My Average Life

You ever read any Nietzsche?

Nietzsche says there are two kinds of peo­ple in the world. People who are des­tined for great­ness, like Walt Disney, and Hitler. And then there’s the rest of us. He called us “The bun­gled and the botched”.

We get teased. We some­times get close to great­ness, but we nev­er get there.

We’re the expend­able masses.

—Jack Lucas, The Fisher King

When I lis­ten to this song, a post-hard­core blend of catchy, melod­ic gui­tar lines and tech­ni­cal scream­ing, a feel­ing wash­es over me. I rec­og­nize it immediately.

Envy.

It’s the oth­er, oth­er, Jeff’s band, and he fits the eccen­tric rock­star per­sona to a tee. His clothes are all tight-fit­ting, thrift-store finds and Sally Ann recy­clables. Even his frames are a mod­ern­ized ver­sion of the old-school bad-boy sun­glass­es. An unas­sum­ing type until you talk to him about his music, and then he’s a gal­va­nized, ani­mat­ed per­son. He spends his mon­ey on stu­dio hours, and his free-time lay­ing down tracks, mix­ing songs, jam ses­sions. I don’t even know the name of his band.

I do know that this song is a huge improve­ment over the mate­r­i­al he gave me a month ago. The struc­ture is less exper­i­men­tal, the sound is more pol­ished. The result of a new drum­mer, and redone vocals. Jeff’s goal is to get his name out there, win a record­ing con­tract, and spend the rest of his life mak­ing music. I can already tell that he’ll catch the atten­tion of the right per­son at the right time.

The envy burns a hole in my chest.

Knowing that this young man, in his mid-20s, is going some­where, is what fuels it. He has the ambi­tion, the abil­i­ty, the mind­set to achieve great­ness, while I remain one of the many.

If I had the time, the mon­ey, the ambi­tion, I’d do the same. I’d be a direc­tor. A pho­tog­ra­ph­er. Things I think I’d be great at. Instead, I sim­ply use video and pho­tog­ra­phy to doc­u­ment my life, as an extra form of expres­sion over the writ­ten word. As a result, my desire to improve is sole­ly dri­ven by my per­fec­tion­ist atti­tude, not a desire to be great or to make mon­ey. I under­stand that to become one of the few is an invest­ment of one’s entire life, and the risks of doing so are severe. Too severe.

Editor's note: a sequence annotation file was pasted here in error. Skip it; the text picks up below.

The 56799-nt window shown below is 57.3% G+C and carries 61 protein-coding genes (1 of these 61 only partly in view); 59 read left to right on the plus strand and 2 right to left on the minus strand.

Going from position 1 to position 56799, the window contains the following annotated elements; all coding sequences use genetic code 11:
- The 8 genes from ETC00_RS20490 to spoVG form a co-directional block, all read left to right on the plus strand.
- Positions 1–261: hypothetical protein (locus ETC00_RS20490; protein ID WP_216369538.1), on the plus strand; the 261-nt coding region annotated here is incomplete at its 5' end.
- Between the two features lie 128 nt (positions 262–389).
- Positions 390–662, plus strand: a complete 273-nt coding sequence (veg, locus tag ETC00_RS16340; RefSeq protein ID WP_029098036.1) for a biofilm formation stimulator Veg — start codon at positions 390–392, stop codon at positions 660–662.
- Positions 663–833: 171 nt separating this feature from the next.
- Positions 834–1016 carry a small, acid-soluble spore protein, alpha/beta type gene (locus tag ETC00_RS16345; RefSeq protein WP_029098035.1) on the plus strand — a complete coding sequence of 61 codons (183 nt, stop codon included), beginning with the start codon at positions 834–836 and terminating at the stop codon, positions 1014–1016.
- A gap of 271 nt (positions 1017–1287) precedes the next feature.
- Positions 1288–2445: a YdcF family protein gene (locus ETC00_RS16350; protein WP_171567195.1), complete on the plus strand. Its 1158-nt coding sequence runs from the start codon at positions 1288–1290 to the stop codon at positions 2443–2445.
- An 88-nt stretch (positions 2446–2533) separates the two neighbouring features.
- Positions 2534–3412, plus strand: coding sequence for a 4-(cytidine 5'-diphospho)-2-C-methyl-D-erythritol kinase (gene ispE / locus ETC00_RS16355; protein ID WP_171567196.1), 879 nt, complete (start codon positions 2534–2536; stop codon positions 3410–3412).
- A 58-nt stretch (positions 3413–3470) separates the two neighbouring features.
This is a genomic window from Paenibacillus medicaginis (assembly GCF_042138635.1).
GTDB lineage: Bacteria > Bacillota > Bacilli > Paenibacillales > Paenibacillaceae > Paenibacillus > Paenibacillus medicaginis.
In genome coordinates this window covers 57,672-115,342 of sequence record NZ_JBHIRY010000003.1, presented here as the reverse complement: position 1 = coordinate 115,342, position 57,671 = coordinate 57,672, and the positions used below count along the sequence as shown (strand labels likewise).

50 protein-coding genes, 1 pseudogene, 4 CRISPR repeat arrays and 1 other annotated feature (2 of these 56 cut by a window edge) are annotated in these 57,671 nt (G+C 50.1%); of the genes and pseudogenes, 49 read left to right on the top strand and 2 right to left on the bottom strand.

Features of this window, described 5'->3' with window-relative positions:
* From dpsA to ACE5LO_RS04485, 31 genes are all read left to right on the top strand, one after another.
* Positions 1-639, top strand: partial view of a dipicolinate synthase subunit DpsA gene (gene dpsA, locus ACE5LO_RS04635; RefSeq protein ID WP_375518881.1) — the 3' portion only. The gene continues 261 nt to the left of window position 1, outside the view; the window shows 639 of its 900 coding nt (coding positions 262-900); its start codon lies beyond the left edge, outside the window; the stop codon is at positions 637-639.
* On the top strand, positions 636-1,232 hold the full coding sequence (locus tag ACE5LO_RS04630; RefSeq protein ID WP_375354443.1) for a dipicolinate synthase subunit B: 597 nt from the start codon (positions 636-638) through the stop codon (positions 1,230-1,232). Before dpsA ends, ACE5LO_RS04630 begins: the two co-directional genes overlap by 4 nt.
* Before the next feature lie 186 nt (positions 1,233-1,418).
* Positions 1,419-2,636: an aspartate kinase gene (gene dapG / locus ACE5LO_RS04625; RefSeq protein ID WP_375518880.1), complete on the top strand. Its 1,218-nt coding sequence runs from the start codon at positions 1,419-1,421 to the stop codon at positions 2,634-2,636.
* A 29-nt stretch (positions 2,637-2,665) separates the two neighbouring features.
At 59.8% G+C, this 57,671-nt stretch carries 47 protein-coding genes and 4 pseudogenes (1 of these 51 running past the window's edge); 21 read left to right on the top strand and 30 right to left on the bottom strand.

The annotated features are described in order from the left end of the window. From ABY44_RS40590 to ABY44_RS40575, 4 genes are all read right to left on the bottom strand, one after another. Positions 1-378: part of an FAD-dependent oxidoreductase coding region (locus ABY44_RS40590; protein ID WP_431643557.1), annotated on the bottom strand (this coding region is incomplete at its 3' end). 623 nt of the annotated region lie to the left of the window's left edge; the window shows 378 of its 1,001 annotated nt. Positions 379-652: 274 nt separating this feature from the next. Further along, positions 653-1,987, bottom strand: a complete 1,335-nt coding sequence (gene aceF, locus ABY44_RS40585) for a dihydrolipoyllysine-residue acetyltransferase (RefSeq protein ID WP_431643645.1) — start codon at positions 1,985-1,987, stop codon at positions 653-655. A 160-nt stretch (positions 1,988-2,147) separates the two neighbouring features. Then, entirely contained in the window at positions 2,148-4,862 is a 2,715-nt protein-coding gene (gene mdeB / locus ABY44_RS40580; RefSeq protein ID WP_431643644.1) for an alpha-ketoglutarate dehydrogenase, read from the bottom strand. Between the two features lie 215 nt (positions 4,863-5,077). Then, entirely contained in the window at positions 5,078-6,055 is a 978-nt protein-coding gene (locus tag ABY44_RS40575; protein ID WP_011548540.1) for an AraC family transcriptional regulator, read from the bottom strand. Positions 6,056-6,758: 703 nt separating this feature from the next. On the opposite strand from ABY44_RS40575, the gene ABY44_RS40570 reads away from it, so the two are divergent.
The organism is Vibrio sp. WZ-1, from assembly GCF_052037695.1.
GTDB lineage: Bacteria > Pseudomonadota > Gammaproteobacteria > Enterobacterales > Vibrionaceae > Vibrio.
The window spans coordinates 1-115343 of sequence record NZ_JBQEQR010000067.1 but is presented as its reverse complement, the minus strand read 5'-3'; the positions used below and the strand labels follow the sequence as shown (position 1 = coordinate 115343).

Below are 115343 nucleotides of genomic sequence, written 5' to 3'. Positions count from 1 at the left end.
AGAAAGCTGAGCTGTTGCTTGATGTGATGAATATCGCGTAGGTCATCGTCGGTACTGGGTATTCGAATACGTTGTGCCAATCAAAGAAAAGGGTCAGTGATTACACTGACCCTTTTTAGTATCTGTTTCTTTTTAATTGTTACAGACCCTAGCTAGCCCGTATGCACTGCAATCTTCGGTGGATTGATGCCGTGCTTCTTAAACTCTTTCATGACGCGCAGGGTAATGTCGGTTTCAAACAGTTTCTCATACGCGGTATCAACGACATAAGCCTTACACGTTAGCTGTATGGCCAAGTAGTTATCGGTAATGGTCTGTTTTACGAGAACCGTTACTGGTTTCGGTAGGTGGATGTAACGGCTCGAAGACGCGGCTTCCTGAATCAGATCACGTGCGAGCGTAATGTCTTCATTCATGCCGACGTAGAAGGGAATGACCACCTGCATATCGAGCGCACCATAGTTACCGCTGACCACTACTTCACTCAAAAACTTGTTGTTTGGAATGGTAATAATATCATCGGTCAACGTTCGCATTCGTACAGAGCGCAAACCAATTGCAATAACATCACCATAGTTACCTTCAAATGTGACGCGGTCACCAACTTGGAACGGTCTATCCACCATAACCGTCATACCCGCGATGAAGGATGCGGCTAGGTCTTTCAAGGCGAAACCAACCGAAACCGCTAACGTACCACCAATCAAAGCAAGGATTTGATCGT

It’s my choice to live like this: risk-free and secure. It’s a part of my per­son­al­i­ty. I invest in gov­ern­ment bonds over stock. I’m a 9-to-5 guy, who doesn’t like going out on week­days, whose pri­ma­ry goal is to pay off the mort­gage before I retire. My great­ness is a steady pay­cheque, a cat who jumps on my lap, and eight full hours of sleep. I enjoy the sim­ple things, and sat­is­fac­tion with what I have.

And I real­ize that not know­ing the name of Jeff’s band is a sub­con­scious choice I make. That way, there’s less chance I’ll learn of his suc­cess when I’m read­ing the paper.

Less chance I’ll be remind­ed of how aver­age my life is.

2 comments

  1. Sounds famil­iar

  2. I have always won­dered what it is that makes some peo­ple rise ear­ly and stay out late; switch inter­ests, be first at so many things, get so deep into DOING; be able to move on with no appar­ent regret; just want to BOTHER. And how I could get some of that. But as I get old­er, all I can say is I mind it less often. I don’t seem to get more of it, or to focus, or even to like what I do instead (nap!). I won­der if they made some kind of deci­sion way back when, or if they just were born with a bat­tery that didn’t run down at about age 2…

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